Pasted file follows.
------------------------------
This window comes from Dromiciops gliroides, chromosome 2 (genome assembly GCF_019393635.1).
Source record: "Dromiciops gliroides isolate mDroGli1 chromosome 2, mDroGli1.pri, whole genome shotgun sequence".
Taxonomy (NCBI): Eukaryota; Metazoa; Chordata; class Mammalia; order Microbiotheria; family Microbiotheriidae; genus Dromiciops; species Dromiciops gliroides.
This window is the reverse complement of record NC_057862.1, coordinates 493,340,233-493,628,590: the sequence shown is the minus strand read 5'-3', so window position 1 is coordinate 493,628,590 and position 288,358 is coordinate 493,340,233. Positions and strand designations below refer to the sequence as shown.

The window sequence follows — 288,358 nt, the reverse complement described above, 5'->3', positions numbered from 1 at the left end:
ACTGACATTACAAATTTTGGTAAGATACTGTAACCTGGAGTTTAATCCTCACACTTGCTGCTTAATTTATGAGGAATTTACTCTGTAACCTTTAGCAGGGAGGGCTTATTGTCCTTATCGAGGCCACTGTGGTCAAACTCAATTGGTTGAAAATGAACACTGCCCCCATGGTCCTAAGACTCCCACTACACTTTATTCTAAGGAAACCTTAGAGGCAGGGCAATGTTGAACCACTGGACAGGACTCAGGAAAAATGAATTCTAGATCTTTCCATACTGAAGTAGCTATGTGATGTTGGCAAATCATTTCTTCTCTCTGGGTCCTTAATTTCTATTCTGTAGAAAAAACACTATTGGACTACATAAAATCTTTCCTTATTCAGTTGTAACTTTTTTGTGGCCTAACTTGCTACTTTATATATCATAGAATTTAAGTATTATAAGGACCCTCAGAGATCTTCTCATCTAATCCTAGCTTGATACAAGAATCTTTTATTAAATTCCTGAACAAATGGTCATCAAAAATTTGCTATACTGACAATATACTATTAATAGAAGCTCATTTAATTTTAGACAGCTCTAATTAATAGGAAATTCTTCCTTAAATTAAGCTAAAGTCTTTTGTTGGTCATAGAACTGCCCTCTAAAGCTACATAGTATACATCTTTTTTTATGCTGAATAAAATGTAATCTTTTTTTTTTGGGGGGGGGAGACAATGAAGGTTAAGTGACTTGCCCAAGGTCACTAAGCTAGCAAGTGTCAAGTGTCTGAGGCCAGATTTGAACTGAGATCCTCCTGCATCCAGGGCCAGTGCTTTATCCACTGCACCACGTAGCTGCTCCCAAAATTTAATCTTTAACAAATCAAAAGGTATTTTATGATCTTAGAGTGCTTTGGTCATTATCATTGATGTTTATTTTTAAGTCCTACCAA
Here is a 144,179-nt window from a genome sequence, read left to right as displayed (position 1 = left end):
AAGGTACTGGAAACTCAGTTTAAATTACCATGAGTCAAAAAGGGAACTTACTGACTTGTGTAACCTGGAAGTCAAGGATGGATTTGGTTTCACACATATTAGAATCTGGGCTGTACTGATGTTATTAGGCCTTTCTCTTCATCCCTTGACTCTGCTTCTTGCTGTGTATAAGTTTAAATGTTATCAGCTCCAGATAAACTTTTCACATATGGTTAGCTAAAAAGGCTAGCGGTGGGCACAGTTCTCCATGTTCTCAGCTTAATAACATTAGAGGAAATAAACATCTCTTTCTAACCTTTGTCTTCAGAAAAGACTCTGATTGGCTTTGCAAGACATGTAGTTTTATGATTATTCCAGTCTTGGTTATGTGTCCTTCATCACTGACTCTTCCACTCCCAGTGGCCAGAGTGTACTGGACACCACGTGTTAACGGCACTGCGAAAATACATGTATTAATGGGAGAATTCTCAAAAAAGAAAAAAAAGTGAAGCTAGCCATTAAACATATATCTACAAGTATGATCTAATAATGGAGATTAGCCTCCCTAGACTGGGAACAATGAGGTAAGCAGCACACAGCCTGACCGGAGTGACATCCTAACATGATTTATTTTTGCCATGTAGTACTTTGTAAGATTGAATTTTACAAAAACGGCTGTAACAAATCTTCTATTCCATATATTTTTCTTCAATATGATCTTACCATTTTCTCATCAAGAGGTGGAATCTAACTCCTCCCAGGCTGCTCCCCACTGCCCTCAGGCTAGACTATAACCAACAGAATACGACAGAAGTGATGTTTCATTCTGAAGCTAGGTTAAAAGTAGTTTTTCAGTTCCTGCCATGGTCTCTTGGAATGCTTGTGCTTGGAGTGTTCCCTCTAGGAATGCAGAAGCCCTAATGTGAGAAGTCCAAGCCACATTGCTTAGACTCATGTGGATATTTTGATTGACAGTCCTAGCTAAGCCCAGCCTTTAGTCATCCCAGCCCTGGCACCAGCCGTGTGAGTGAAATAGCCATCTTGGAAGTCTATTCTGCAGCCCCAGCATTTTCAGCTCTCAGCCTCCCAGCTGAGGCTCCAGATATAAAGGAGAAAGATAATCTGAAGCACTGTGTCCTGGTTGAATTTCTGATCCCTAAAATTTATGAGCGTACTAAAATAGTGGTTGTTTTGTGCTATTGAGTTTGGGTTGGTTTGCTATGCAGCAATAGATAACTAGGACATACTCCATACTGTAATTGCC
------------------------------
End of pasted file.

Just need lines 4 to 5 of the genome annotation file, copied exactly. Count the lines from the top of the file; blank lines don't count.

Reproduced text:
This window is the reverse complement of record NC_057862.1, coordinates 493,340,233-493,628,590: the sequence shown is the minus strand read 5'-3', so window position 1 is coordinate 493,628,590 and position 288,358 is coordinate 493,340,233. Positions and strand designations below refer to the sequence as shown.

The window sequence follows — 288,358 nt, the reverse complement described above, 5'->3', positions numbered from 1 at the left end: